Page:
BACKGROUND : Youth with autism spectrum disorder (ASD) experience high rates (approximately 50-79%) of comorbid anxiety problems. Given the significant interference and distress that excessive anxiety can cause, evidence-based intervention is necessary in order to reduce long-term negative effects. Cognitive behavioral therapy (CBT) has demonstrated efficacy for treating anxiety disorders across the lifespan, both in individual and group formats. Recently, modified CBT programs for youth with ASD have been developed, showing positive outcomes. To date, these modified CBT programs have primarily been evaluated in controlled research settings. METHODS : The current community effectiveness study investigated the effectiveness of a modified group CBT program (Facing Your Fears) delivered in a tertiary care hospital and across six community-based agencies providing services for youth with ASD. Data were collected over six years (N = 105 youth with ASD ; ages 6-15 years). RESULTS : Hospital and community samples did not differ significantly, except in terms of age (hospital M = 10.08 years ; community M = 10.87 years). Results indicated significant improvements in anxiety levels from baseline to post-treatment across measures, with medium effect sizes. An attempt to uncover individual characteristics that predict response to treatment was unsuccessful. CONCLUSIONS : Overall, this study demonstrated that community implementation of a modified group CBT program for youth with ASD is feasible and effective for treating elevated anxiety.

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25. Solomon C. Autism and Employment : Implications for Employers and Adults with ASD. J Autism Dev Disord. 2020.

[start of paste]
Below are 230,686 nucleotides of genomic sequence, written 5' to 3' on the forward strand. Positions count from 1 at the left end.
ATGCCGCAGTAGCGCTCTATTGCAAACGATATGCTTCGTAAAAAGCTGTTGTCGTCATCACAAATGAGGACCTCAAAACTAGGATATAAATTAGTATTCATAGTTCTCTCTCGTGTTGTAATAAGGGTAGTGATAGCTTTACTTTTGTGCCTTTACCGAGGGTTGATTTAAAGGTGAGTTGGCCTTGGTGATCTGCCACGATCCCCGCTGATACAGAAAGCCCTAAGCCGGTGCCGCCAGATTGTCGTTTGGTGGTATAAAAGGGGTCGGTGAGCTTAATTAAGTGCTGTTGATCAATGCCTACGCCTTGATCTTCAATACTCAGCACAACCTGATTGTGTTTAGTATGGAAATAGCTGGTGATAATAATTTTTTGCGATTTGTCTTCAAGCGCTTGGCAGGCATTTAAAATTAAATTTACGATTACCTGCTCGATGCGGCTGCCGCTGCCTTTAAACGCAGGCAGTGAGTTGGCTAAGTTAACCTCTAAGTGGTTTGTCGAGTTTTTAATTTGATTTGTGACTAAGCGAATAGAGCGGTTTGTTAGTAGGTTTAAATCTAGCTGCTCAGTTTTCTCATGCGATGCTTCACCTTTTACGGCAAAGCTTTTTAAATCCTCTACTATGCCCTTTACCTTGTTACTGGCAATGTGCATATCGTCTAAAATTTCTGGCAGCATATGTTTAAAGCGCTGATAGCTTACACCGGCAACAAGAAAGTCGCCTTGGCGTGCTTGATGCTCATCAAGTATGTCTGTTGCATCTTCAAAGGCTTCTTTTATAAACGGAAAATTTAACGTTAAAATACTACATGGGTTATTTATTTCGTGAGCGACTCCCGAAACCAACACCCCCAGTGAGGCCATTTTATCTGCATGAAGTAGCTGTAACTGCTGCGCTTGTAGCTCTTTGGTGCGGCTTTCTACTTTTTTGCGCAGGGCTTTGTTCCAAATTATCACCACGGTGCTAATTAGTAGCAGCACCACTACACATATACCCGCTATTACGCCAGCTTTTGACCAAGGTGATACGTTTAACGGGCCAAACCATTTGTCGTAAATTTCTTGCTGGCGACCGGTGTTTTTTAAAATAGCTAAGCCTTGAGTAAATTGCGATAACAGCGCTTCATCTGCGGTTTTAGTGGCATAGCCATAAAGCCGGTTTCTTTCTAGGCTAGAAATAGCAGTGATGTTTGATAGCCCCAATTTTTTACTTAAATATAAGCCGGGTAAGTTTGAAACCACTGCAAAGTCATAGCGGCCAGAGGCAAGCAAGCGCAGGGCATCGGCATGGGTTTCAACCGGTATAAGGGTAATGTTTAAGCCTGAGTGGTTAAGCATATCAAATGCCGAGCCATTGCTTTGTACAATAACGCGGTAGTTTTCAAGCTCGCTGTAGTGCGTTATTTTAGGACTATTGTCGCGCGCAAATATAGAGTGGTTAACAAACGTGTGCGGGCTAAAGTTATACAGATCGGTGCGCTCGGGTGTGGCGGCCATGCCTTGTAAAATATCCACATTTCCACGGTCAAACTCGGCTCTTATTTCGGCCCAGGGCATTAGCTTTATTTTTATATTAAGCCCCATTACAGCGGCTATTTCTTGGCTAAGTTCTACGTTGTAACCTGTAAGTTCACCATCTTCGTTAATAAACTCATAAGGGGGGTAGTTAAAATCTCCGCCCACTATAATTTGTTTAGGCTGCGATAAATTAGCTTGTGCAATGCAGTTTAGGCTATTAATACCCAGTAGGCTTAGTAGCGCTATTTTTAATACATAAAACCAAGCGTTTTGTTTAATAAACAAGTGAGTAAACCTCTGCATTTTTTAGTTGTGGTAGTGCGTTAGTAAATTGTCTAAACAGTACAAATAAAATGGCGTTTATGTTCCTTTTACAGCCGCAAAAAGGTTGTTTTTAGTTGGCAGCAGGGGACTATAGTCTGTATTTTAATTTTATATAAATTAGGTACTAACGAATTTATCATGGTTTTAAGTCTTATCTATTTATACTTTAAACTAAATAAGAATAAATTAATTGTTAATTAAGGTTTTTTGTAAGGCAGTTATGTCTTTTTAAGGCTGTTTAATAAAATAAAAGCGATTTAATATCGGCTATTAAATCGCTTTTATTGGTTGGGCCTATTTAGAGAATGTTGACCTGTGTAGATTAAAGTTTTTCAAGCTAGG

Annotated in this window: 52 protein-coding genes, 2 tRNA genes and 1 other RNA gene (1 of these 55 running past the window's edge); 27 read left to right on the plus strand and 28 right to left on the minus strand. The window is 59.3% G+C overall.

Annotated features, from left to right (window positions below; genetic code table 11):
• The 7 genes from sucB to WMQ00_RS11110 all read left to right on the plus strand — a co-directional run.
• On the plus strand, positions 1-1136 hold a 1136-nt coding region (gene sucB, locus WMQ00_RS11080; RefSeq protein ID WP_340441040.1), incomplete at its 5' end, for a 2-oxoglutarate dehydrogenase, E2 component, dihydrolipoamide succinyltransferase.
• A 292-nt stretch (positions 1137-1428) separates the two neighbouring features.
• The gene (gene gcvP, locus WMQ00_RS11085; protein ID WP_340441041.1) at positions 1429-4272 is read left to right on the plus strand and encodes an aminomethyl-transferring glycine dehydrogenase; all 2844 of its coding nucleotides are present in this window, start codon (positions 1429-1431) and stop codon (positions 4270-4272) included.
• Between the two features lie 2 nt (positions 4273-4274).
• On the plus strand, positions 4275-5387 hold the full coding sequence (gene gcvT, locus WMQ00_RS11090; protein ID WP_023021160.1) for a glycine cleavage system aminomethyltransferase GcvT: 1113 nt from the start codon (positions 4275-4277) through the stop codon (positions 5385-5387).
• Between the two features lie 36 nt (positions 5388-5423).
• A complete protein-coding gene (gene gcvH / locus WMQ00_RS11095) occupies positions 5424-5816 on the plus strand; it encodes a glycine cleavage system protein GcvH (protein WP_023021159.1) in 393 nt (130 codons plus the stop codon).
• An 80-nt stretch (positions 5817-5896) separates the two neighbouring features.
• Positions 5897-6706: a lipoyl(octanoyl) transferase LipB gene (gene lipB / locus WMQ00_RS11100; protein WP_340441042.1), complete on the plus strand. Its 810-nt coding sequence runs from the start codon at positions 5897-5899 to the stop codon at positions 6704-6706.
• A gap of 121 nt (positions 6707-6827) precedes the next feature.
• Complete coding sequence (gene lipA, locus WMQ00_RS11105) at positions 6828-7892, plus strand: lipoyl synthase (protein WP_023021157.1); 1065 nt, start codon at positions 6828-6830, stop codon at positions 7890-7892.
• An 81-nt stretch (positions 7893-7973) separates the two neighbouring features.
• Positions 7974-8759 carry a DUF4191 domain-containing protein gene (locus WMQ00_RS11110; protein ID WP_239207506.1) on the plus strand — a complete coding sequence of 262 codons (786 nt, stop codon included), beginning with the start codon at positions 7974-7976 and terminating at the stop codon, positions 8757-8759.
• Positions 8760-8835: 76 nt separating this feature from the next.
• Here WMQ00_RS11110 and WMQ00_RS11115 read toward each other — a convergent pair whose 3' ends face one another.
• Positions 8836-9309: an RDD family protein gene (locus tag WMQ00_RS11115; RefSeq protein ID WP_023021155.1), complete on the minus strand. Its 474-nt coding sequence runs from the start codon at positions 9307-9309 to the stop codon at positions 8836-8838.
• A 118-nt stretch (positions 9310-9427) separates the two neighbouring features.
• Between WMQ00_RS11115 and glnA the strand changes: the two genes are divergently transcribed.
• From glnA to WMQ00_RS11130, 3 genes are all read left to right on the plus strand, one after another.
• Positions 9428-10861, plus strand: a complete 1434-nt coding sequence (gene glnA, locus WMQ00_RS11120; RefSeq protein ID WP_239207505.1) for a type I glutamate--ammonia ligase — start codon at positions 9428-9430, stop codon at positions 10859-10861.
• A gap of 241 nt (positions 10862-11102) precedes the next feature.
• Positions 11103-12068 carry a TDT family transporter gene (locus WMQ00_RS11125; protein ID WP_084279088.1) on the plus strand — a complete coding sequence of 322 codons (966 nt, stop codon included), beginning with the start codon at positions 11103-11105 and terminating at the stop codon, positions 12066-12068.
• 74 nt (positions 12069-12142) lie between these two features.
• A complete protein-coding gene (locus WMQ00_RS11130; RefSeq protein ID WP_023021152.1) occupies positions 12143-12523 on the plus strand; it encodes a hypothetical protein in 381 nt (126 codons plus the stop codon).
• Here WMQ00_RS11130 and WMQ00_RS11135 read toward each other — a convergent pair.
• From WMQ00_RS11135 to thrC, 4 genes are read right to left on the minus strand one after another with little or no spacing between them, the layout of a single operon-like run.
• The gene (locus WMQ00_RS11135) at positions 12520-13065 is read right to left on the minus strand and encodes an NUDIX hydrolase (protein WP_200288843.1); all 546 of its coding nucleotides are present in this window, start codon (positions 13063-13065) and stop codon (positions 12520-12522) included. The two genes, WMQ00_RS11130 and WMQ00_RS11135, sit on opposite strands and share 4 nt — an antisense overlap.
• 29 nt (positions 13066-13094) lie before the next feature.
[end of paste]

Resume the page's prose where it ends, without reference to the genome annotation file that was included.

A small but growing body of research has been conducted on vocational outcomes for adults with Autism Spectrum Disorder (ASD) ; however, limited resources have been directed towards understanding outcomes for competitive employers. While ASD does present with a range of social communication and adaptive behavior deficits, adults on the spectrum may be extremely efficient, trustworthy, reliable, and cost-effective employees. Nevertheless, fewer than half of young adults with ASD maintain a job. Many businesses are unwilling to hire these capable candidates, concerned among other things about an increase in supervision costs and a decrease in productivity. This is a bias based on misperceptions ; the financial and social benefits of hiring adults with ASD, for businesses and the individual, often outweigh the costs.

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26. van den Berk-Smeekens I, van Dongen-Boomsma M, De Korte MWP, Den Boer JC, Oosterling IJ, Peters-Scheffer NC, Buitelaar JK, Barakova EI, Lourens T, Staal WG, Glennon JC. Adherence and acceptability of a robot-assisted Pivotal Response Treatment protocol for children with autism spectrum disorder. Sci Rep. 2020 ; 10(1) : 8110.